Saturday, September 11, 2004

Rotten Reviews: Proust, Voltaire, and Carroll

On Friday afternoons I like to spend a little time in used bookstores poking around; it's a tradition I started in grad school, and I guess it helps me remind myself that there are still lots of possibilities out there. Despite the limits imposed by period specialization, and the exhaustion produced by studying some authors too seriously, there's always new stuff to read. My attitude on these Friday afternoon missions is not so much "aggressively pursue books I must read," but "glance at things I might want to learn sometime." It's also a nice way to stop and have an unhurried cup of coffee.

Yesterday I didn't find anything that exciting, but I did come across a little thing called Rotten Reviews: A Literary Companion, edited by Bill Henderson. It's a compilation of excerpts from 'hatchet jobs' of books we now think of as masterpieces.

The best one isn't a review, but an editor's rejection letter:

"I may perhaps be dead from the neck up, but rack my brains as I may I can't see why a chap should need thirty pages to describe how he turns over in bed before going to sleep." (Marc Humblot, French editor, rejection letter to Proust 1912)

Some of the reviews make me laugh because they are, in some way, true after all. Like this one of Voltaire's Candide:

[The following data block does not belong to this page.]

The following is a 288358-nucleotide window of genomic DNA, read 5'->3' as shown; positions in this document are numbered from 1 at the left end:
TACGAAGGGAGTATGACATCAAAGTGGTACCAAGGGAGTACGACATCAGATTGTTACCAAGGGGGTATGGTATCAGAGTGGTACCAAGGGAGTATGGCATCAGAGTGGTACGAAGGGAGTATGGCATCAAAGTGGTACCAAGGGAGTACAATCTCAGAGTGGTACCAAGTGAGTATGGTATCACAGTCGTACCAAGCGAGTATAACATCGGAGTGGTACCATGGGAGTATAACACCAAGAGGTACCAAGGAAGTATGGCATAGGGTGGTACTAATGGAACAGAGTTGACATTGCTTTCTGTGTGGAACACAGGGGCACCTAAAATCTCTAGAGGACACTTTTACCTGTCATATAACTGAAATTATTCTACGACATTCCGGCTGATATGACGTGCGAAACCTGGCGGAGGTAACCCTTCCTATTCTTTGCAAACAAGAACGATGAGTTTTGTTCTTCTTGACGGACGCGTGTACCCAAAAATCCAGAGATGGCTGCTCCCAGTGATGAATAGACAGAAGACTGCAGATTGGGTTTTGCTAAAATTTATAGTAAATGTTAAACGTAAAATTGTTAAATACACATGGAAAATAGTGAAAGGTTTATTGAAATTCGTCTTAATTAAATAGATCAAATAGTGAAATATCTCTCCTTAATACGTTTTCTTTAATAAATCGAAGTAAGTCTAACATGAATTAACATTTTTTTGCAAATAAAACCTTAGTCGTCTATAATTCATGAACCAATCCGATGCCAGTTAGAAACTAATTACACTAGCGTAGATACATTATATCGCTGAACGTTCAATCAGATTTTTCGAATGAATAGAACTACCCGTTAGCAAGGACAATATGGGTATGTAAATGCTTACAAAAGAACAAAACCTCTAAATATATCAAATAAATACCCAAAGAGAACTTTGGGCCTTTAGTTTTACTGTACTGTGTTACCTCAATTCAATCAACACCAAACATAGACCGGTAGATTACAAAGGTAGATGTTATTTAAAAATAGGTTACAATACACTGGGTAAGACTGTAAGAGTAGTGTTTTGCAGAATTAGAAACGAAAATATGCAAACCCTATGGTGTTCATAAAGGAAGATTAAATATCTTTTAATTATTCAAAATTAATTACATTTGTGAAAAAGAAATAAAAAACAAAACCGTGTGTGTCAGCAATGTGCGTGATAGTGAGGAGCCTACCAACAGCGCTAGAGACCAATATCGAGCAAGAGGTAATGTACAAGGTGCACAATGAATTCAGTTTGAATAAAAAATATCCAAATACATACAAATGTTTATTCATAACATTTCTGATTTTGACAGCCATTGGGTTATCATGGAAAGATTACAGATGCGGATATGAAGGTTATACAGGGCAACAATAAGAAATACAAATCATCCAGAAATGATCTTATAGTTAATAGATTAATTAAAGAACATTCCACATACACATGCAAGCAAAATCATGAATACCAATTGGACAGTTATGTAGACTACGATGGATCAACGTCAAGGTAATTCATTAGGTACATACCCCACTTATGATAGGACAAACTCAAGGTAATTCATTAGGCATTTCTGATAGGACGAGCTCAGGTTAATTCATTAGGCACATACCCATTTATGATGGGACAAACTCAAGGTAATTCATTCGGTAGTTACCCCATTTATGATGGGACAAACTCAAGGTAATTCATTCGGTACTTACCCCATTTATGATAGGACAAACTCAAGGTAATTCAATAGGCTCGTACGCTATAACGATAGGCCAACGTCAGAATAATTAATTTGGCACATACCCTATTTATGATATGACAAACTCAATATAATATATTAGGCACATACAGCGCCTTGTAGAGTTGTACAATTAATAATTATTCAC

It seems to have been written by a creature of a nature wholly different from our own, indifferent to our lot, rejoicing in our sufferings, and laughing like a demon or an ape at the misery of this human race with which he has nothing in common. (Madame de Stael, De L'Allemagne)

Well, I do admire Candide, but Voltaire is a bit of a hysterical ape, isn't he?

And some just make me cringe, which is what is probably supposed happen while reading a book called Rotten Reviews. An example of a cringer is this unbelievable review of Lewis Carroll's Alice in Wonderland:

We fancy that any real child might be more puzzled than enchanted by this stiff, overwrought story. (from Children's Books)

I'm glad Children's Books always kept real children in mind; maybe the reviewer had an editor standing over his or her head, shouting, "Always keep REAL CHILDREN in mind!" But maybe, in this extreme case, the reviewer should have just refused to notice. Because hordes of fake children, at least, would become very fond of Alice in subsequent years.

Unrelatedly, my current favorite reviewer's synonyms for "nonsense" are "flapdoodle" and "twaddle."


camille ferrandez said...

we need to understand that the comment that you posted of "de l'allemagne" from madame de Stael, is Irony. She is completely exagerating, and saying something but meaning the contrary. She says ".....that has nothing in common" but Voltaire had a lot of injustice in his life, he was put in prison for no reason, he was exiled, and lived the earthquake of Lisbonne. Of course Voltaire has a lot in common with everything that he is wrote in Candide. A lot of people dont see it, but Madame de Stael is a woman who tended to exagerate a lot and use irony, like in the quote you posted.

11:08 AM  

Post a Comment

<< Home